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In my life I identify most with the apostle Peter. I was not called out of a simple career to leave everything and follow Christ, I have not had a defining moment where I denied Christ three times, but when it comes to Peter’s personality I line up completely. Like Peter, I always have an answer to every question, I often volunteer for leadership positions, and I regularly speak on behalf of many others. Moreover I see the connections between myself and Peter most vibrantly in the story of Peter getting off the boat to walk with his Lord. When I feel that God is asking me to do something I usually do whatever it takes to jump right in, yet sometimes when I have already left the boat I notice the strong winds of life that make me doubt what I have done. I, like Peter, need to hear Jesus’ question over and over: “You of little faith, why did you doubt?

As we prepare to take steps into a new week I encourage you to reflect on who you identify with from the Bible. Do you feel like David, small but able to accomplish great things? Do you feel like Martha, always busy and working hard to take care of all the chores? Or do you feel like me, which is to say, do you feel like Peter, ready and willing to rush into anything for God? Who from the Bible do you most identify with?

Devotional – 1 Peter 5.6

Devotional:

1 Peter 5.6

Humble yourselves therefore under the mighty hand of God, so that he may exalt you in due time. 

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I got the phone call on Thursday afternoon letting me know that Mrs. Betty Lancaster had passed away. Sitting on my couch at the parsonage I realized that I have been at St. John’s for nearly a year and this phone call meant that I was going to preside over my first funeral. I got to the Lancaster’s room at Brightview Baldwin Park as quickly as I could and I sat with the grieving family as they accepted the fact that Betty was gone.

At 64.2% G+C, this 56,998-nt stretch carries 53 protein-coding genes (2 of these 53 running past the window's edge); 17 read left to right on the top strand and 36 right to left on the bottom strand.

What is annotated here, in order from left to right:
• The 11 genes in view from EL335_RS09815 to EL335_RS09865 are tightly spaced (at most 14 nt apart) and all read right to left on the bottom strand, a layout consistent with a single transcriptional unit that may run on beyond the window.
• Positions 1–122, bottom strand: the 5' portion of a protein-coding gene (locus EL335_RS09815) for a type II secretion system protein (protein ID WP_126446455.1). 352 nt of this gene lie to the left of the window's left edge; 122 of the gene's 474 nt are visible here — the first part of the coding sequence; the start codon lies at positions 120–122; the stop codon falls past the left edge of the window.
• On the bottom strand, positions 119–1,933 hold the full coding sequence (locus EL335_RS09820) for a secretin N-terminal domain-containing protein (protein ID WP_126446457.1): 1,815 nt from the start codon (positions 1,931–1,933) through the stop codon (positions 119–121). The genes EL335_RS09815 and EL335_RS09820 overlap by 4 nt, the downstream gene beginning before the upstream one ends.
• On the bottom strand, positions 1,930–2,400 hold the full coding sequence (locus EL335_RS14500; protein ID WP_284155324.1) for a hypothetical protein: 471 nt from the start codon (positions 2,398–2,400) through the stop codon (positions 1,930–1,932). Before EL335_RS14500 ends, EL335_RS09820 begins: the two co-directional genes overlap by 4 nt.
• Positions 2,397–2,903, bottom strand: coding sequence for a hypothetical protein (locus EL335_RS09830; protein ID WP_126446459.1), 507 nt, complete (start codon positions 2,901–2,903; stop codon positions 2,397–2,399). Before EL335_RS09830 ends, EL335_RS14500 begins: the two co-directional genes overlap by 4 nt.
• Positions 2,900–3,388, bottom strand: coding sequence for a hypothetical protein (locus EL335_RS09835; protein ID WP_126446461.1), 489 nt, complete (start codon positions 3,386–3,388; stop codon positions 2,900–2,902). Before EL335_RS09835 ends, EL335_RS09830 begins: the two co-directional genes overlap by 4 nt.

Betty Lancaster

Betty Lancaster

Over the weekend I met with the family on different occasions learning more about the kind of life Betty lived in order that I might do justice to her life during the funeral service on Monday afternoon. The family shared with me particular stories about her life; her love to travel, her expertise in the kitchen, and her dedication to instilling important family values. I heard about how she and Ray met on a Greyhound bus on their way to Radford/Blacksburg, and how their marriage of 63 years began in a service station here in Staunton when a clerk from the court met with them to preside over their martial vows.

I made phone calls to a few of Betty’s friends that still live in the community who confirmed the family’s belief that she was one incredible woman, ready to do whatever it took for others. The more I learned about her life, the more I wished I had been able to spend more time with her myself. 

But the one thing that stuck out among all the other details was a simple comment that Ray made as soon as I made it to his room after Betty died. Sitting in his chair, barely looking up from his lap, he softly said, “To us, Betty was always a star, but she never went in for all the glitz and the glamour.